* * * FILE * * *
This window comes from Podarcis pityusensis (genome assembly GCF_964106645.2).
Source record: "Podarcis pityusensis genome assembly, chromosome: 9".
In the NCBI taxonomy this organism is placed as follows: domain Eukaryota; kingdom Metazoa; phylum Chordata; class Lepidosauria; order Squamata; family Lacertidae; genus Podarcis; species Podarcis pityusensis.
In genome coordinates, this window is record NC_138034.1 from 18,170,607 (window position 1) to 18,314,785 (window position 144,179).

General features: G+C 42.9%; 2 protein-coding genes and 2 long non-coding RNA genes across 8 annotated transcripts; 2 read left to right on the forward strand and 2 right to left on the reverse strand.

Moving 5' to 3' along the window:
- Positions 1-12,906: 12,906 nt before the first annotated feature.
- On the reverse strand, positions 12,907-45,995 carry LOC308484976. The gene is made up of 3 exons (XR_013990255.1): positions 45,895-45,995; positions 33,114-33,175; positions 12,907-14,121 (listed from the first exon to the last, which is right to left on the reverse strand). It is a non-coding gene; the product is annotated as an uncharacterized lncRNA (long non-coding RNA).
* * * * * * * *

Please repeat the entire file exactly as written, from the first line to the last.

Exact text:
This window comes from Podarcis pityusensis (genome assembly GCF_964106645.2).
Source record: "Podarcis pityusensis genome assembly, chromosome: 9".
In the NCBI taxonomy this organism is placed as follows: domain Eukaryota; kingdom Metazoa; phylum Chordata; class Lepidosauria; order Squamata; family Lacertidae; genus Podarcis; species Podarcis pityusensis.
In genome coordinates, this window is record NC_138034.1 from 18,170,607 (window position 1) to 18,314,785 (window position 144,179).

General features: G+C 42.9%; 2 protein-coding genes and 2 long non-coding RNA genes across 8 annotated transcripts; 2 read left to right on the forward strand and 2 right to left on the reverse strand.

Moving 5' to 3' along the window:
- Positions 1-12,906: 12,906 nt before the first annotated feature.
- On the reverse strand, positions 12,907-45,995 carry LOC308484976. The gene is made up of 3 exons (XR_013990255.1): positions 45,895-45,995; positions 33,114-33,175; positions 12,907-14,121 (listed from the first exon to the last, which is right to left on the reverse strand). It is a non-coding gene; the product is annotated as an uncharacterized lncRNA (long non-coding RNA).